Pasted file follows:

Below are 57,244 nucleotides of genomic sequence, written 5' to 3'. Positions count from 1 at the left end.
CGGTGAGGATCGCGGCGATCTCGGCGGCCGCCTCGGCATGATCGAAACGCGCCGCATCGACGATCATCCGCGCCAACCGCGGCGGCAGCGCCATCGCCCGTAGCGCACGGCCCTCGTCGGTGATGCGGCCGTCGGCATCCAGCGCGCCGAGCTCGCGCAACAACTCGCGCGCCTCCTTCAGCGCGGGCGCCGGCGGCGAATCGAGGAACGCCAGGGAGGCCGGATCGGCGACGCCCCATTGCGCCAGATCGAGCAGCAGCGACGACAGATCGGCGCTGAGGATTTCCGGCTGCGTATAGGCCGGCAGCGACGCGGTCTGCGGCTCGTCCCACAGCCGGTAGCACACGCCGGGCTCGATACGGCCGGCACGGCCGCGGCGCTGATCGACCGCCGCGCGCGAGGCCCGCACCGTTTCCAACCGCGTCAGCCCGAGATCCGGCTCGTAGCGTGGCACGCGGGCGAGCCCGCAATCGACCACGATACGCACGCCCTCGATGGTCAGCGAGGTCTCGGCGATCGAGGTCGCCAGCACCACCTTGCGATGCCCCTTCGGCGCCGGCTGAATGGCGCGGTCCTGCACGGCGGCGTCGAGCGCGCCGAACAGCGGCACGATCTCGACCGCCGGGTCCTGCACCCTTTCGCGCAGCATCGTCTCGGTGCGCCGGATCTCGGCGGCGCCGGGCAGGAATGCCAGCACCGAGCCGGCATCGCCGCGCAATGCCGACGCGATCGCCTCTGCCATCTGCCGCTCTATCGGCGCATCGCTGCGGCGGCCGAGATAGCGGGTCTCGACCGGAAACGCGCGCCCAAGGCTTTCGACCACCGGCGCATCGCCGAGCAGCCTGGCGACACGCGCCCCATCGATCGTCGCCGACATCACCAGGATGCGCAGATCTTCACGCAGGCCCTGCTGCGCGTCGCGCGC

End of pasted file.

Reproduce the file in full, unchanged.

Below are 57,244 nucleotides of genomic sequence, written 5' to 3'. Positions count from 1 at the left end.
CGGTGAGGATCGCGGCGATCTCGGCGGCCGCCTCGGCATGATCGAAACGCGCCGCATCGACGATCATCCGCGCCAACCGCGGCGGCAGCGCCATCGCCCGTAGCGCACGGCCCTCGTCGGTGATGCGGCCGTCGGCATCCAGCGCGCCGAGCTCGCGCAACAACTCGCGCGCCTCCTTCAGCGCGGGCGCCGGCGGCGAATCGAGGAACGCCAGGGAGGCCGGATCGGCGACGCCCCATTGCGCCAGATCGAGCAGCAGCGACGACAGATCGGCGCTGAGGATTTCCGGCTGCGTATAGGCCGGCAGCGACGCGGTCTGCGGCTCGTCCCACAGCCGGTAGCACACGCCGGGCTCGATACGGCCGGCACGGCCGCGGCGCTGATCGACCGCCGCGCGCGAGGCCCGCACCGTTTCCAACCGCGTCAGCCCGAGATCCGGCTCGTAGCGTGGCACGCGGGCGAGCCCGCAATCGACCACGATACGCACGCCCTCGATGGTCAGCGAGGTCTCGGCGATCGAGGTCGCCAGCACCACCTTGCGATGCCCCTTCGGCGCCGGCTGAATGGCGCGGTCCTGCACGGCGGCGTCGAGCGCGCCGAACAGCGGCACGATCTCGACCGCCGGGTCCTGCACCCTTTCGCGCAGCATCGTCTCGGTGCGCCGGATCTCGGCGGCGCCGGGCAGGAATGCCAGCACCGAGCCGGCATCGCCGCGCAATGCCGACGCGATCGCCTCTGCCATCTGCCGCTCTATCGGCGCATCGCTGCGGCGGCCGAGATAGCGGGTCTCGACCGGAAACGCGCGCCCAAGGCTTTCGACCACCGGCGCATCGCCGAGCAGCCTGGCGACACGCGCCCCATCGATCGTCGCCGACATCACCAGGATGCGCAGATCTTCACGCAGGCCCTGCTGCGCGTCGCGCGC